Three years ago, in the heart of the COVID-19 pandemic, Tate McDermott took a stand.
Showing maturity beyond his years, that stand marked him out as a leader of his generation and culminated on Thursday in his selection as the Wallabies’ 86th captain.
With the game’s future under a heavy, dark cloud and no broadcast rights deal in place, the then-21-year-old didn’t shy away from the fact he might be short-changed financially.
But wanting to see Australian rugby turn the corner, the halfback, just as he does with ball-in-hand, said he would stay the course and try to take the game forward instead of looking to potentially greener pastures.
“There could be pay cuts around the corner, but you either love your country or you don’t; you either love your state or you don’t,” McDermott told this correspondent.
“There’s no way I’m walking away from Australian rugby. I’m sick of this country struggling in a rugby sense and I want to see it back to the glory days.
“It’s pretty cliched – everyone’s been saying that – but from a lifelong rugby fan, it’s obviously pretty tragic the stage the game’s in and we’ve each got our individual hand in trying to get it out of that mess.”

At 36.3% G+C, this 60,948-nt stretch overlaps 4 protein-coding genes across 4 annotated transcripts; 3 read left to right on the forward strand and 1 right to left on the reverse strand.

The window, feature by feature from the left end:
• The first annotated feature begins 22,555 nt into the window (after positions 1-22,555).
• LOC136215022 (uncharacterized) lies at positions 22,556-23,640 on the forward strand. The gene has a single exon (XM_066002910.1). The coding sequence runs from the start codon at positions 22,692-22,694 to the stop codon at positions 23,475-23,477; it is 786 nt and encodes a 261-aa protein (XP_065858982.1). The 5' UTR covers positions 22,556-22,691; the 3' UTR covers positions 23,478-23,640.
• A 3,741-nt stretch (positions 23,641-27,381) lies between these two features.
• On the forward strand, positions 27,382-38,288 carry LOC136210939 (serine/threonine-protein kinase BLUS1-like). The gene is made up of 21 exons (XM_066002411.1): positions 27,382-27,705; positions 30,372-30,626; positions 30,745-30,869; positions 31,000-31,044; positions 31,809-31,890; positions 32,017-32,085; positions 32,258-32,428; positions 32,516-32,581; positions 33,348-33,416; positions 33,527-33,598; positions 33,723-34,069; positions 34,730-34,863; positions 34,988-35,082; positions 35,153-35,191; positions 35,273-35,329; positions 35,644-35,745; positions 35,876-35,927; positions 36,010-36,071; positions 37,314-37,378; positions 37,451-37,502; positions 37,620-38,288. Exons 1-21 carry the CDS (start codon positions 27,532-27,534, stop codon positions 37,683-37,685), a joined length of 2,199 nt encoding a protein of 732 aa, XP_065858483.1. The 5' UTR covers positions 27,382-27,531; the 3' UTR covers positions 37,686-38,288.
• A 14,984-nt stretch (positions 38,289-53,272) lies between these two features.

Now, four months after being left out of Eddie Jones’ training squad, McDermott will lead the Wallabies against the All Blacks on Saturday.
It’s a far cry from the teenage livewire who was tapped on the shoulder by Brad Thorn and asked to shear his long locks.
But tutored under Thorn’s tough, uncompromising school of discipline and resilience, McDermott has grown from a zippy halfback to one who teammates play for.
McDermott was in the front line when his Reds side held out the Chiefs for 27 phases in New Plymouth back in May.
A month later, with the Chiefs’ All Blacks-laden side expected to smash the Reds in the quarter-final, the Reds once again pushed this year’s runners-up right until the final whistle.
McDermott’s fingerprints and never-say-die attitude were all over their late-season surge.
“With Tate, having watched him closely at Super Rugby level with Queensland, he captained a young team and now comes into the team as a starting nine,” Jones said.
“He’s got great potential, good head on him. Calm, shows good direction on the field and he’s got all the attributes of being a very good captain.”